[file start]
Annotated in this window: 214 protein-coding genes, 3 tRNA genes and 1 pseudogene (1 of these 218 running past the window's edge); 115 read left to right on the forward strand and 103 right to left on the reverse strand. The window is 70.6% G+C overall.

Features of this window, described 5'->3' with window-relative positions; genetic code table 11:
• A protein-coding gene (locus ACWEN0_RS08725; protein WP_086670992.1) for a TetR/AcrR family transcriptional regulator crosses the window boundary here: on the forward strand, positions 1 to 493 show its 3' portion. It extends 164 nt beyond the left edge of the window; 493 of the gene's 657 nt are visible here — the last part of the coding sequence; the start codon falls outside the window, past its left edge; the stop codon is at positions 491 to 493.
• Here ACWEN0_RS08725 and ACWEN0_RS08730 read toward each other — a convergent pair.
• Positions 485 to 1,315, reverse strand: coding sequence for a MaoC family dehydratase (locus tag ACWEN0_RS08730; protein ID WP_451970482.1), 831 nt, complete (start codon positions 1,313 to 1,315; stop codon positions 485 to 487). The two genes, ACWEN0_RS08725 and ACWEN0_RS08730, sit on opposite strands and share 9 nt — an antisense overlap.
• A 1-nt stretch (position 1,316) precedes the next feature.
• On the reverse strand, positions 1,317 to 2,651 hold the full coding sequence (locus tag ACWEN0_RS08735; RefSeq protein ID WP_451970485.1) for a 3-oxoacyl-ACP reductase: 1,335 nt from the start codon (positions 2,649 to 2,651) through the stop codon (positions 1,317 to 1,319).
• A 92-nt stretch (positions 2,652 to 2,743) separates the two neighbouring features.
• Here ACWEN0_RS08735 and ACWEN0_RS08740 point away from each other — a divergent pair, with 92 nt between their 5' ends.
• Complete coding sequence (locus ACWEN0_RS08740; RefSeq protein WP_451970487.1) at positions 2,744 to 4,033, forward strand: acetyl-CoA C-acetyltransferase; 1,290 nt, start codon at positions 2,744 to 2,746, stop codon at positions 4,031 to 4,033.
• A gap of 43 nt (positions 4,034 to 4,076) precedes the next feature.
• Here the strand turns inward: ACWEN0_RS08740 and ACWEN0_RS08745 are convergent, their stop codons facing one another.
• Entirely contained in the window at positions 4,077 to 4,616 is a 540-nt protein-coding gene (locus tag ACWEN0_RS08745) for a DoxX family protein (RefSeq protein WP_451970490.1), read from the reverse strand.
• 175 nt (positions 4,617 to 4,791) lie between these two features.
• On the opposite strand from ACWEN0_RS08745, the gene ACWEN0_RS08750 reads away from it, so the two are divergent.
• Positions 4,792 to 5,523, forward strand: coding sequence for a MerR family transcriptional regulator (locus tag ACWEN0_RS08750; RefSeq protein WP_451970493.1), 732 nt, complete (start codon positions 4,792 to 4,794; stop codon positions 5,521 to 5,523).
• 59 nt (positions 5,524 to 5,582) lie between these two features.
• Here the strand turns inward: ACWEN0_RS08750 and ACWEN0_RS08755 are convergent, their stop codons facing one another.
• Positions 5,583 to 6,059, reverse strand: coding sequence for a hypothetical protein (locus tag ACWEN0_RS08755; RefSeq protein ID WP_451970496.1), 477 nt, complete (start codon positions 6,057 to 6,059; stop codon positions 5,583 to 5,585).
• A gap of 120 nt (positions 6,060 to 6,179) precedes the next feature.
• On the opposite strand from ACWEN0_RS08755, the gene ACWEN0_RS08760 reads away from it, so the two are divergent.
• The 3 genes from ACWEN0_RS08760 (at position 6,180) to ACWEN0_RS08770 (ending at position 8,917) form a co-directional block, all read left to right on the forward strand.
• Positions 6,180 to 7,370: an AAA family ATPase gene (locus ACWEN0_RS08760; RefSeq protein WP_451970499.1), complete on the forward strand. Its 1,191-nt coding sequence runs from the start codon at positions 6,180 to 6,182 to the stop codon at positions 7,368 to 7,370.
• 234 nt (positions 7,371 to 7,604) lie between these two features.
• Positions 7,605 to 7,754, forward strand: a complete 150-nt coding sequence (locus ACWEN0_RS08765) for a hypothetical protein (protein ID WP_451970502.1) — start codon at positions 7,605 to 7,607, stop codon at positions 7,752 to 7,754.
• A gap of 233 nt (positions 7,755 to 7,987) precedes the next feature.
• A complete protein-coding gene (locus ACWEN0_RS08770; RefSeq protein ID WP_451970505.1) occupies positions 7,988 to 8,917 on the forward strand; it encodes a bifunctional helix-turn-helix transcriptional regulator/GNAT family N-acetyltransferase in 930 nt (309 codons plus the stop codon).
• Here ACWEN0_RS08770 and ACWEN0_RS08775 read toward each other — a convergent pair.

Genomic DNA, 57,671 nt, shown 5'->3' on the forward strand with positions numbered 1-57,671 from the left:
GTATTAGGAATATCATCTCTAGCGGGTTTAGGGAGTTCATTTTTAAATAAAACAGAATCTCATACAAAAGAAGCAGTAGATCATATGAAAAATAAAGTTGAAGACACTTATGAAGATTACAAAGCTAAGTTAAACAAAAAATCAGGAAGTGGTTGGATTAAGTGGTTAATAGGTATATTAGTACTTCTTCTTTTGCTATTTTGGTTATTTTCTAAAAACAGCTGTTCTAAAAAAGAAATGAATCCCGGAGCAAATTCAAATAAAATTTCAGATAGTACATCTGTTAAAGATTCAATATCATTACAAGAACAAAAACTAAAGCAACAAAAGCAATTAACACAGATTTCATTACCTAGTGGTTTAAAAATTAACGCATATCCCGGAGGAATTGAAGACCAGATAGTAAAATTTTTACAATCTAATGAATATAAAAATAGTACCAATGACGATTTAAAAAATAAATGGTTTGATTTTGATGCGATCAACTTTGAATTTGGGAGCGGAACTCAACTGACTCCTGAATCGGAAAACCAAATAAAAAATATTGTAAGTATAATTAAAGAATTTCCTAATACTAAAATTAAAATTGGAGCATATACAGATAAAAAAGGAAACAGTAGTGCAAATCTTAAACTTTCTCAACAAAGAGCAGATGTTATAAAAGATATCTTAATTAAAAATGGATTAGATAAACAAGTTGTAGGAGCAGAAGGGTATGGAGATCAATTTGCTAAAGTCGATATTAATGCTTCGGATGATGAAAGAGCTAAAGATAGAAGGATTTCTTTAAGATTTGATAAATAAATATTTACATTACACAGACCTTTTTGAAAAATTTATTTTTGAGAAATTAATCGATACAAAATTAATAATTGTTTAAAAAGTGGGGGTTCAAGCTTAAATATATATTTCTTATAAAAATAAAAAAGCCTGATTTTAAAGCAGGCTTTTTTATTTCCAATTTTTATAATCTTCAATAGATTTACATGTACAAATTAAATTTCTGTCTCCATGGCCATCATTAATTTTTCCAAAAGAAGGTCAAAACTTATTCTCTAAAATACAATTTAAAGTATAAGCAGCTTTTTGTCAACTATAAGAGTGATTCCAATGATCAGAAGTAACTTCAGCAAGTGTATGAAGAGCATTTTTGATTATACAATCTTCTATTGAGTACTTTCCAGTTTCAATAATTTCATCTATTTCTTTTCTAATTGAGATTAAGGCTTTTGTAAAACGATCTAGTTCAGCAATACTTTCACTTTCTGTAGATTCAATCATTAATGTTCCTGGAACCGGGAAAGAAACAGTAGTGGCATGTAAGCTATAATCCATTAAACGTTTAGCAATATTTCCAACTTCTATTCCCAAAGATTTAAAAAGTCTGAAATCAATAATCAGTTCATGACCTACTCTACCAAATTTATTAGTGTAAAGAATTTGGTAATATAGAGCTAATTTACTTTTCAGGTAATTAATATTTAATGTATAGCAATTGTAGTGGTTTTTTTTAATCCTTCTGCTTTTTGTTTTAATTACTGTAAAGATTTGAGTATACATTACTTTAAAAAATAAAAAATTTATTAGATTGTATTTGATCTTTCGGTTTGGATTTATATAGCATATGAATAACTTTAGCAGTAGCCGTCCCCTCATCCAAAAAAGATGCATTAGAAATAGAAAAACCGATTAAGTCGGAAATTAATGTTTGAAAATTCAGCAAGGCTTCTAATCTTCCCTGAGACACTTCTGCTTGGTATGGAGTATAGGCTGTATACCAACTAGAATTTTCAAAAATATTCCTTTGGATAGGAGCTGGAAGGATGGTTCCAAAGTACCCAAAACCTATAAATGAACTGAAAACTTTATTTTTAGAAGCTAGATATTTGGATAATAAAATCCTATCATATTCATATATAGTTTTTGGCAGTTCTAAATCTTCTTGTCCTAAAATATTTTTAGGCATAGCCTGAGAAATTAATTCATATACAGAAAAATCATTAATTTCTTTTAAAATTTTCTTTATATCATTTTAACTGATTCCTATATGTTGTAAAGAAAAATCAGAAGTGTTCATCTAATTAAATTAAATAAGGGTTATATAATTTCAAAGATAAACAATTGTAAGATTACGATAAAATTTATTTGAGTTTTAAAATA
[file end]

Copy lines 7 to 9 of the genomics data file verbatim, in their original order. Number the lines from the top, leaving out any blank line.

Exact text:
• On the reverse strand, positions 1,317 to 2,651 hold the full coding sequence (locus tag ACWEN0_RS08735; RefSeq protein ID WP_451970485.1) for a 3-oxoacyl-ACP reductase: 1,335 nt from the start codon (positions 2,649 to 2,651) through the stop codon (positions 1,317 to 1,319).
• A 92-nt stretch (positions 2,652 to 2,743) separates the two neighbouring features.
• Here ACWEN0_RS08735 and ACWEN0_RS08740 point away from each other — a divergent pair, with 92 nt between their 5' ends.